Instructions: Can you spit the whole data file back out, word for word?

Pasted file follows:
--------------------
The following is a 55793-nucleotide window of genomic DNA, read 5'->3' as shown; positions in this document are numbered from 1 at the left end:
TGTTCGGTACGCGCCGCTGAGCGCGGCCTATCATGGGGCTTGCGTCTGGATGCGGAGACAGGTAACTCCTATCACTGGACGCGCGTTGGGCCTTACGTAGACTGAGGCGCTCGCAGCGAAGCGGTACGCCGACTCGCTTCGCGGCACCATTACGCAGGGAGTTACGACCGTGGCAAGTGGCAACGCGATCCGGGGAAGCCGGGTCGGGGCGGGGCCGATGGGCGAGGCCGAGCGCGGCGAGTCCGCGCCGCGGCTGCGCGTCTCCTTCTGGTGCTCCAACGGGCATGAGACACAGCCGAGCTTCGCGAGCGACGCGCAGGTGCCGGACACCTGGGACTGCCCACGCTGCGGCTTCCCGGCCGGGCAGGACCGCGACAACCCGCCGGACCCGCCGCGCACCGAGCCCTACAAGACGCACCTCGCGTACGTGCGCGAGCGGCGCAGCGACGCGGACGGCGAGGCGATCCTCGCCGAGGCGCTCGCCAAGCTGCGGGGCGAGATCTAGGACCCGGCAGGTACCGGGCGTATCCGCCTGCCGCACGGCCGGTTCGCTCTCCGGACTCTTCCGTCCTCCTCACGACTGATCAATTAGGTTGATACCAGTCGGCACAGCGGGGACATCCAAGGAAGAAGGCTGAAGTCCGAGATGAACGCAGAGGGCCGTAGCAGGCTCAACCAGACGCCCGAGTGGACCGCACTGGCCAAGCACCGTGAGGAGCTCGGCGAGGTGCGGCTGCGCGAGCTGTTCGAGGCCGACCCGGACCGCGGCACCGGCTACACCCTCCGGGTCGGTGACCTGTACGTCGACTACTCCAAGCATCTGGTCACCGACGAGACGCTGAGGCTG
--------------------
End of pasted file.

The following is a 55793-nucleotide window of genomic DNA, read 5'->3' as shown; positions in this document are numbered from 1 at the left end:
TGTTCGGTACGCGCCGCTGAGCGCGGCCTATCATGGGGCTTGCGTCTGGATGCGGAGACAGGTAACTCCTATCACTGGACGCGCGTTGGGCCTTACGTAGACTGAGGCGCTCGCAGCGAAGCGGTACGCCGACTCGCTTCGCGGCACCATTACGCAGGGAGTTACGACCGTGGCAAGTGGCAACGCGATCCGGGGAAGCCGGGTCGGGGCGGGGCCGATGGGCGAGGCCGAGCGCGGCGAGTCCGCGCCGCGGCTGCGCGTCTCCTTCTGGTGCTCCAACGGGCATGAGACACAGCCGAGCTTCGCGAGCGACGCGCAGGTGCCGGACACCTGGGACTGCCCACGCTGCGGCTTCCCGGCCGGGCAGGACCGCGACAACCCGCCGGACCCGCCGCGCACCGAGCCCTACAAGACGCACCTCGCGTACGTGCGCGAGCGGCGCAGCGACGCGGACGGCGAGGCGATCCTCGCCGAGGCGCTCGCCAAGCTGCGGGGCGAGATCTAGGACCCGGCAGGTACCGGGCGTATCCGCCTGCCGCACGGCCGGTTCGCTCTCCGGACTCTTCCGTCCTCCTCACGACTGATCAATTAGGTTGATACCAGTCGGCACAGCGGGGACATCCAAGGAAGAAGGCTGAAGTCCGAGATGAACGCAGAGGGCCGTAGCAGGCTCAACCAGACGCCCGAGTGGACCGCACTGGCCAAGCACCGTGAGGAGCTCGGCGAGGTGCGGCTGCGCGAGCTGTTCGAGGCCGACCCGGACCGCGGCACCGGCTACACCCTCCGGGTCGGTGACCTGTACGTCGACTACTCCAAGCATCTGGTCACCGACGAGACGCTGAGGCTG